[Date Prev][Date Next][Thread Prev][Thread Next][Date Index][Thread Index][Subject Index][Author Index]

RE: Stegosaur volume of Swiss Journal of Geosciences



Michael Mortimer <mickey_mortimer111@msn.com> wrote:


> Well the postorbital horns were quite distinctive for the
> time, and even now they're almost good enough to be
> diagnostic for Ceratopsidae.  It's only through historical
> accident that Ceratopsidae became a node-stem triplet clade
> that doesn't encompass things like Zuniceratops.  


But how do we know that Ceratopsidae encompasses _Ceratops_?

How many phylogenetic analyses have been done recently that include 
_Ceratops_?  I'm guessing the answer is zero, or very close to it.  


> I'd rather have rule-based taxonomy than judgement calls
> and "experience" any day.  Didn't we have enough
> subjective, authority-based taxonomy in the past?


Yes we sure did.  But that's not what I'm saying here.  I'm simply talking 
about the naming of clades.


Phylogenetic taxonomy is phylogeny-based, not authority-based.  For 
phylogenetic taxonomy it's my argument that family-level clades should be named 
after one of the better-known (scientifically speaking) members of the clade.  
Most families already are: Tyrannosauridae, Allosauridae, Neovenatoridae, 
Coelophysidae, Brachiosauridae, Camarasauridae, Diplodocidae, Stegosauridae, 
Ankylosauridae, Iguanodontidae, Pachycephalosauridae, Herrerasauridae, and so 
on.


But other family-level clades are named after crap genera, like Ceratopsidae 
and Titanosauridae.  Titanosauridae has effectively been abandoned in recent 
papers, because the name-giving genus (_Titanosaurus_) is considered a nomen 
dubium by most workers.  Personally, I think _Titanosaurus_ is probably a valid 
genus; but I also think that based on what is currently known of it, 
_Titanosaurus_ is a poor choice to name a family-level clade after.  So is 
_Ceratops_, for the same reason; but workers still continue to use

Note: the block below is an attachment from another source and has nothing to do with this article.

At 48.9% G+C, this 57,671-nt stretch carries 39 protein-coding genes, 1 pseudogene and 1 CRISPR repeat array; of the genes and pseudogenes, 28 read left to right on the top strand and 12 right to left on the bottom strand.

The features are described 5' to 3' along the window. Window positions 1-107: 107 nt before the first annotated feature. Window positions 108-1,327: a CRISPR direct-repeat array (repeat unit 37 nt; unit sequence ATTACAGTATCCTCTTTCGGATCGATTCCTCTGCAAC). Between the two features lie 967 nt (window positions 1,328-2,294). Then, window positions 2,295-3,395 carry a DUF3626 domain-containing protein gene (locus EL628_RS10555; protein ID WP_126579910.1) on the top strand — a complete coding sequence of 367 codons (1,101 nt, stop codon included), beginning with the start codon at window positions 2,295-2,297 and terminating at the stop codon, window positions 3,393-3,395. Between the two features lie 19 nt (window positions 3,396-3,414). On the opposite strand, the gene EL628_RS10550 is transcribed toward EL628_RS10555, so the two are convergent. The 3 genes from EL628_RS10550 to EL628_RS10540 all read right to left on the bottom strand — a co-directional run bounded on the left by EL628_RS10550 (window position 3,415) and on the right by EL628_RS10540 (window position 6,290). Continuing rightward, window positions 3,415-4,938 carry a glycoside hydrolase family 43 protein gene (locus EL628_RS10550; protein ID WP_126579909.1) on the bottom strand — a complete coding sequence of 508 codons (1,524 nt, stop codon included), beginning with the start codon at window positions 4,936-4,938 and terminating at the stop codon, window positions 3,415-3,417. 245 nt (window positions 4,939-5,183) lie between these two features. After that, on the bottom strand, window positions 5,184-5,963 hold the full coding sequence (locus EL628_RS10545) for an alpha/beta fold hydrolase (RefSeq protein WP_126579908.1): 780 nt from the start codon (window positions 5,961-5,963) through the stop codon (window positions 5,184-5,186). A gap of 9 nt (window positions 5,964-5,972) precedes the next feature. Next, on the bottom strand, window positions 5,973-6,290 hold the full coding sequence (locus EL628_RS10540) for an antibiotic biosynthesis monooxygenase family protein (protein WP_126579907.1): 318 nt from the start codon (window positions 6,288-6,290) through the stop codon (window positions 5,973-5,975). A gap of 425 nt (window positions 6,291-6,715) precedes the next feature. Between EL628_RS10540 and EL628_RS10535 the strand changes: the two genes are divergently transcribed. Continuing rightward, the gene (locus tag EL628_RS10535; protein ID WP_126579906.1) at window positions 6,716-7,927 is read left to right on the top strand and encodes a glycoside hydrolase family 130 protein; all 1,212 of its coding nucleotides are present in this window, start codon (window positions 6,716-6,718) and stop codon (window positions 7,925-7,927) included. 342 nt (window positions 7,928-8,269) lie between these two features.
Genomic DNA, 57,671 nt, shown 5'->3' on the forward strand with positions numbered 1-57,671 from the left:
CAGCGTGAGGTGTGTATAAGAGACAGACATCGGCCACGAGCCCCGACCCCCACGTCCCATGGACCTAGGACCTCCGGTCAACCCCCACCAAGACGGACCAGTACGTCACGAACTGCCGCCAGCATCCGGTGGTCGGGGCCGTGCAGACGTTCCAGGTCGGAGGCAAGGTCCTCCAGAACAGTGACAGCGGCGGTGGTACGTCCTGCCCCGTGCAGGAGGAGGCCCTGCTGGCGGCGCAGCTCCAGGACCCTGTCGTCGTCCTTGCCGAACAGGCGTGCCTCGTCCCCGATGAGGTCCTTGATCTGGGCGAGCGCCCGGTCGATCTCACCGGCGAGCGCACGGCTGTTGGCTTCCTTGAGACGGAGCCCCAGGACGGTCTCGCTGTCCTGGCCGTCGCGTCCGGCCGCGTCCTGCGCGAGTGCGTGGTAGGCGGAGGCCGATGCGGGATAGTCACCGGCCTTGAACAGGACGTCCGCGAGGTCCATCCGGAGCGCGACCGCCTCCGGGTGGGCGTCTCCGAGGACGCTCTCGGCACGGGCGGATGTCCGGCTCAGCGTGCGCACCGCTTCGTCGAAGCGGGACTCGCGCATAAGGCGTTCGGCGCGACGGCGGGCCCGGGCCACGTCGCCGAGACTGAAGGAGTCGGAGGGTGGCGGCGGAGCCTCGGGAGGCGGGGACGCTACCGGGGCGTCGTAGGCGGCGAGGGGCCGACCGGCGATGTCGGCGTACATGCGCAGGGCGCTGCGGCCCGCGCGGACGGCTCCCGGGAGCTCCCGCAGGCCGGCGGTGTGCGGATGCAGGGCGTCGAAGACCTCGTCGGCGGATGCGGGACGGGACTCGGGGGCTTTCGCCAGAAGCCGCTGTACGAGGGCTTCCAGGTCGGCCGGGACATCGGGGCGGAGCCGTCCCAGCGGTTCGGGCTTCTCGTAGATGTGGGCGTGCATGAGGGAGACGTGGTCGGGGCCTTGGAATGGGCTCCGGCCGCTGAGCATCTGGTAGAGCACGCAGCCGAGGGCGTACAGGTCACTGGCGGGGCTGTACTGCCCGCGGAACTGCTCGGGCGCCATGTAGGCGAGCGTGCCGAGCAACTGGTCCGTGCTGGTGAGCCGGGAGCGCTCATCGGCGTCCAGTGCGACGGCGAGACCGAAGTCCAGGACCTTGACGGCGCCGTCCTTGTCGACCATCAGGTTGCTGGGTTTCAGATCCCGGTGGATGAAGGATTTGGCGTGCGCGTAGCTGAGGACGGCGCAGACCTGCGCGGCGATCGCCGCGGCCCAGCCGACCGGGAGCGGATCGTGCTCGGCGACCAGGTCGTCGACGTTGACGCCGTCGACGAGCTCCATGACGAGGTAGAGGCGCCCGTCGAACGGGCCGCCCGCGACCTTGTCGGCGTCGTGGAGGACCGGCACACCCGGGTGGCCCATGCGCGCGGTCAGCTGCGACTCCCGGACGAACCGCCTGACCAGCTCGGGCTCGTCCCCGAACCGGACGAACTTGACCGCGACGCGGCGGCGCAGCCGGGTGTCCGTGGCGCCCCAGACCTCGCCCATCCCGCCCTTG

Ceratopsidae, and I'm not sure why.  


Authority and experience can be extremely important in taxonomy.  For example, 
when _Iguanodon bernissartensis_ was nominated to replace _I. anglicus_ as the 
type species for _Iguanodon_, this choice was bas
ernissartensis_ is known from good material, and it's a model species for 
_Iguanodon_.


I don't see why the same process can't be used to decide the names of 
family-level clades, and have them all based on 'model' genera - again for the 
sake of nomenclatural stability.  To give one example, at the moment there is a 
carnosaur clade that includes both _Metriacanthosaurus_ and _Sinraptor_.  The 
ICZN would say that the name of this family should be Metriacanthosauridae 
rather than Sinraptoridae, because the former (as Metriacanthosaurinae) was 
named first.  But _Sinraptor_ is based on an almost complete skeleton, whereas 
_Metriacanthosaurus_ is known only from fragmentary material.  So I would say 
Sinraptoridae is a better name for this clade, because it's founded upon a 
well-known genus.  Sinraptoridae also has the benefit of having a phylogenetic 
definition, which includes _Sinraptor_ as a specifier.  For the purposes of 
phylogenetic taxonomy, I can see no advantage in having Sinraptoridae being 
trumped by Metriacanthosauridae. 
 Robotically applying ICZN rules to phylogenetic nomenclature is often 
downright unhelpful.  It's the workers in the field of paleontology who are 
best placed to decide which genera should give their names to higher clades, 
not the ICZN.



Cheers

Tim